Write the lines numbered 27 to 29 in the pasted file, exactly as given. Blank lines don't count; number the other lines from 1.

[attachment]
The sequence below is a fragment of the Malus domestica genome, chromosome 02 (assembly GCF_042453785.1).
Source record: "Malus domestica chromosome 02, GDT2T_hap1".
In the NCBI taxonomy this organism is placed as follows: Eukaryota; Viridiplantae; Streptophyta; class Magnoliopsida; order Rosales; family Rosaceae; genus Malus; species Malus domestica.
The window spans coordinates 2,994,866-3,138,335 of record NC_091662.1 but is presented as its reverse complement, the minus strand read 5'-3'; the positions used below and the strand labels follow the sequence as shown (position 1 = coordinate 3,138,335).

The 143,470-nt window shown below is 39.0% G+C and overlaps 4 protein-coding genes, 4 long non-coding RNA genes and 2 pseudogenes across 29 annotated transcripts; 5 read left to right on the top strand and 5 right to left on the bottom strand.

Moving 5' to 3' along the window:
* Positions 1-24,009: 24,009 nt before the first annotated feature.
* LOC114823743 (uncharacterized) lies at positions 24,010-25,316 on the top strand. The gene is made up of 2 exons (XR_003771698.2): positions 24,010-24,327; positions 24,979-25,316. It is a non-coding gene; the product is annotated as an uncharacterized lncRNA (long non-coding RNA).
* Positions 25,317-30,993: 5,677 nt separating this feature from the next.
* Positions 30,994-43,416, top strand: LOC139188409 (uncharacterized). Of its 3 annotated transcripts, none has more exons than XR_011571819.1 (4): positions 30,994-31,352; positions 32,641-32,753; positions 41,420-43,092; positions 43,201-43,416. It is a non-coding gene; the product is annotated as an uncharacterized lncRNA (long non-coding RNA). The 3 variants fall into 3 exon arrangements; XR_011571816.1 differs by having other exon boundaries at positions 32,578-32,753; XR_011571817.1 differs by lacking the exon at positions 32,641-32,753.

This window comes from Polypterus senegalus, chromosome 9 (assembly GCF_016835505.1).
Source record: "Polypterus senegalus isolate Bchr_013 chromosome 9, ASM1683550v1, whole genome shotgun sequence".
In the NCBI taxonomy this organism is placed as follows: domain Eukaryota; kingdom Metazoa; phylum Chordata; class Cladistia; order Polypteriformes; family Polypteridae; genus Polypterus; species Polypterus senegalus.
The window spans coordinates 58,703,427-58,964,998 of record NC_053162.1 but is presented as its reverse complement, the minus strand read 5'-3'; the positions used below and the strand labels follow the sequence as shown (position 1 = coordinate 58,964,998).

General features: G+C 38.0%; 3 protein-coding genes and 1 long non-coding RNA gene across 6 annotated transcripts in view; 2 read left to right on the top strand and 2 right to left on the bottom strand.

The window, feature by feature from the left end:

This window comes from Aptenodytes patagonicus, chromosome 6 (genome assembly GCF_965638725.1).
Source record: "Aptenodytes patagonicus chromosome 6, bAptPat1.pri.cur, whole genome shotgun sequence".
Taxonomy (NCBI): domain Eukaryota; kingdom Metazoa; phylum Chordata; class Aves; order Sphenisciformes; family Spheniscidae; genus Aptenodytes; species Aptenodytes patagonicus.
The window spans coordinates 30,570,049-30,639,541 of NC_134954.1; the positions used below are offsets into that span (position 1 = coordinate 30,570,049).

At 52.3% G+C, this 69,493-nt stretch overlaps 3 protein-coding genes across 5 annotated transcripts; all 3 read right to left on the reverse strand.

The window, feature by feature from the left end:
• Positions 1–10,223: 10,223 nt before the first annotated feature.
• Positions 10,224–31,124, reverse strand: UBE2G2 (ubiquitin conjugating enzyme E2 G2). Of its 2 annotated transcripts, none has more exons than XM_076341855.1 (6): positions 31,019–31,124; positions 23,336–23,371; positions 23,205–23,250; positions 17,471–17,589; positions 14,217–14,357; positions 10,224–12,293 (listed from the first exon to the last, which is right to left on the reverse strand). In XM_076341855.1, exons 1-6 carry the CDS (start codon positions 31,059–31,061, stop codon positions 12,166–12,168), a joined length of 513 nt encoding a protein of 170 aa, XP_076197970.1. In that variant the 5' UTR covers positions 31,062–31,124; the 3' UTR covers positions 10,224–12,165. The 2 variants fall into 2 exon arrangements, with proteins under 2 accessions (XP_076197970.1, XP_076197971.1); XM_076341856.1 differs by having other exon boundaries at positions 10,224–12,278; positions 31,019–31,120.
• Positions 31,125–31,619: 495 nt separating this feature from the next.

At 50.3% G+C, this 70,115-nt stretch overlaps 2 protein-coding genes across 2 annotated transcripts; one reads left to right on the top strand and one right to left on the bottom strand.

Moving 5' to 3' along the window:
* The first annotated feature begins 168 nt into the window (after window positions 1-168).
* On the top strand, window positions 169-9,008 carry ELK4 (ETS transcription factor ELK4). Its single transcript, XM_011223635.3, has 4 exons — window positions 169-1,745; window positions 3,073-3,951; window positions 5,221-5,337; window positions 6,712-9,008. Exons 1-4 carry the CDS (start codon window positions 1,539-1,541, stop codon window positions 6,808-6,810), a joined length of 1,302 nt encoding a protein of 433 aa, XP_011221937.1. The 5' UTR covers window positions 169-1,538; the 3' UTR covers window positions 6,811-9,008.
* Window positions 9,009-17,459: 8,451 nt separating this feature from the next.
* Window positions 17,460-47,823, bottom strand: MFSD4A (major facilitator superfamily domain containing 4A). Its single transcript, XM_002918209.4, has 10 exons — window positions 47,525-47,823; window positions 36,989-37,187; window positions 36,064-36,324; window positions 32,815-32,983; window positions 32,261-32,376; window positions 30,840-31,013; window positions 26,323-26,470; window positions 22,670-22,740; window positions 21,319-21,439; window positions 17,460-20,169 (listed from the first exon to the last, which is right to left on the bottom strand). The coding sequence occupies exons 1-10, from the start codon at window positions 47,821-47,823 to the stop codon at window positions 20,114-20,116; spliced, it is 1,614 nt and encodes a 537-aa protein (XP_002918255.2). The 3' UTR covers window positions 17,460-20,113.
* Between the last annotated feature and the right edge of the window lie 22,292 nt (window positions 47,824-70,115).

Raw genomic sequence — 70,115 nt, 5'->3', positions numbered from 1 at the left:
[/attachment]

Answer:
Moving 5' to 3' along the window:
* The first annotated feature begins 168 nt into the window (after window positions 1-168).
* On the top strand, window positions 169-9,008 carry ELK4 (ETS transcription factor ELK4). Its single transcript, XM_011223635.3, has 4 exons — window positions 169-1,745; window positions 3,073-3,951; window positions 5,221-5,337; window positions 6,712-9,008. Exons 1-4 carry the CDS (start codon window positions 1,539-1,541, stop codon window positions 6,808-6,810), a joined length of 1,302 nt encoding a protein of 433 aa, XP_011221937.1. The 5' UTR covers window positions 169-1,538; the 3' UTR covers window positions 6,811-9,008.